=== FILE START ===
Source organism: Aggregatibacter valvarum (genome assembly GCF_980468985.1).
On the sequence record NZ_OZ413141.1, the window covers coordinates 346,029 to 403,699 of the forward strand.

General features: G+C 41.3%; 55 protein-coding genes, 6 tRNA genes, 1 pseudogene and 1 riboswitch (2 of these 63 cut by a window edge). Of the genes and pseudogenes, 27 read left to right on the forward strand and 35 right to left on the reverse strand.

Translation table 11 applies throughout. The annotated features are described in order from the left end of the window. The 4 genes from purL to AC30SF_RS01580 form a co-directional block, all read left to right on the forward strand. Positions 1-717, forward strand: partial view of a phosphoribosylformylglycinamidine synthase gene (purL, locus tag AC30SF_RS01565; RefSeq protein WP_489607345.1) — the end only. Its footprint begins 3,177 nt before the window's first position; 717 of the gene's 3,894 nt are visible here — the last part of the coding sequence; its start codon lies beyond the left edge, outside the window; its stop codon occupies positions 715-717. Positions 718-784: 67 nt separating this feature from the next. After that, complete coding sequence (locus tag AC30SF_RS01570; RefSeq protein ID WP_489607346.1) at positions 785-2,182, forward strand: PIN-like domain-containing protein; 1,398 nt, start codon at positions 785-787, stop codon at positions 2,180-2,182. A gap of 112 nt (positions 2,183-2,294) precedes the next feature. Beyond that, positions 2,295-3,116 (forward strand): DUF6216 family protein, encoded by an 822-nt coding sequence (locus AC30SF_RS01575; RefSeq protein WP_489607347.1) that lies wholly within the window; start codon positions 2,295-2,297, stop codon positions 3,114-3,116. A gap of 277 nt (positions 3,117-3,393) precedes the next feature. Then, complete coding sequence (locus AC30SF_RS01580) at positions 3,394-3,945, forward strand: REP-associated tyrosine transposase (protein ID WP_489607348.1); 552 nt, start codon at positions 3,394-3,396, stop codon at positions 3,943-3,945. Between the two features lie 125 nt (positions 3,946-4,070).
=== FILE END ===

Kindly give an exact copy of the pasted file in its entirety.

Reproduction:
Source organism: Aggregatibacter valvarum (genome assembly GCF_980468985.1).
On the sequence record NZ_OZ413141.1, the window covers coordinates 346,029 to 403,699 of the forward strand.

General features: G+C 41.3%; 55 protein-coding genes, 6 tRNA genes, 1 pseudogene and 1 riboswitch (2 of these 63 cut by a window edge). Of the genes and pseudogenes, 27 read left to right on the forward strand and 35 right to left on the reverse strand.

Translation table 11 applies throughout. The annotated features are described in order from the left end of the window. The 4 genes from purL to AC30SF_RS01580 form a co-directional block, all read left to right on the forward strand. Positions 1-717, forward strand: partial view of a phosphoribosylformylglycinamidine synthase gene (purL, locus tag AC30SF_RS01565; RefSeq protein WP_489607345.1) — the end only. Its footprint begins 3,177 nt before the window's first position; 717 of the gene's 3,894 nt are visible here — the last part of the coding sequence; its start codon lies beyond the left edge, outside the window; its stop codon occupies positions 715-717. Positions 718-784: 67 nt separating this feature from the next. After that, complete coding sequence (locus tag AC30SF_RS01570; RefSeq protein ID WP_489607346.1) at positions 785-2,182, forward strand: PIN-like domain-containing protein; 1,398 nt, start codon at positions 785-787, stop codon at positions 2,180-2,182. A gap of 112 nt (positions 2,183-2,294) precedes the next feature. Beyond that, positions 2,295-3,116 (forward strand): DUF6216 family protein, encoded by an 822-nt coding sequence (locus AC30SF_RS01575; RefSeq protein WP_489607347.1) that lies wholly within the window; start codon positions 2,295-2,297, stop codon positions 3,114-3,116. A gap of 277 nt (positions 3,117-3,393) precedes the next feature. Then, complete coding sequence (locus AC30SF_RS01580) at positions 3,394-3,945, forward strand: REP-associated tyrosine transposase (protein ID WP_489607348.1); 552 nt, start codon at positions 3,394-3,396, stop codon at positions 3,943-3,945. Between the two features lie 125 nt (positions 3,946-4,070).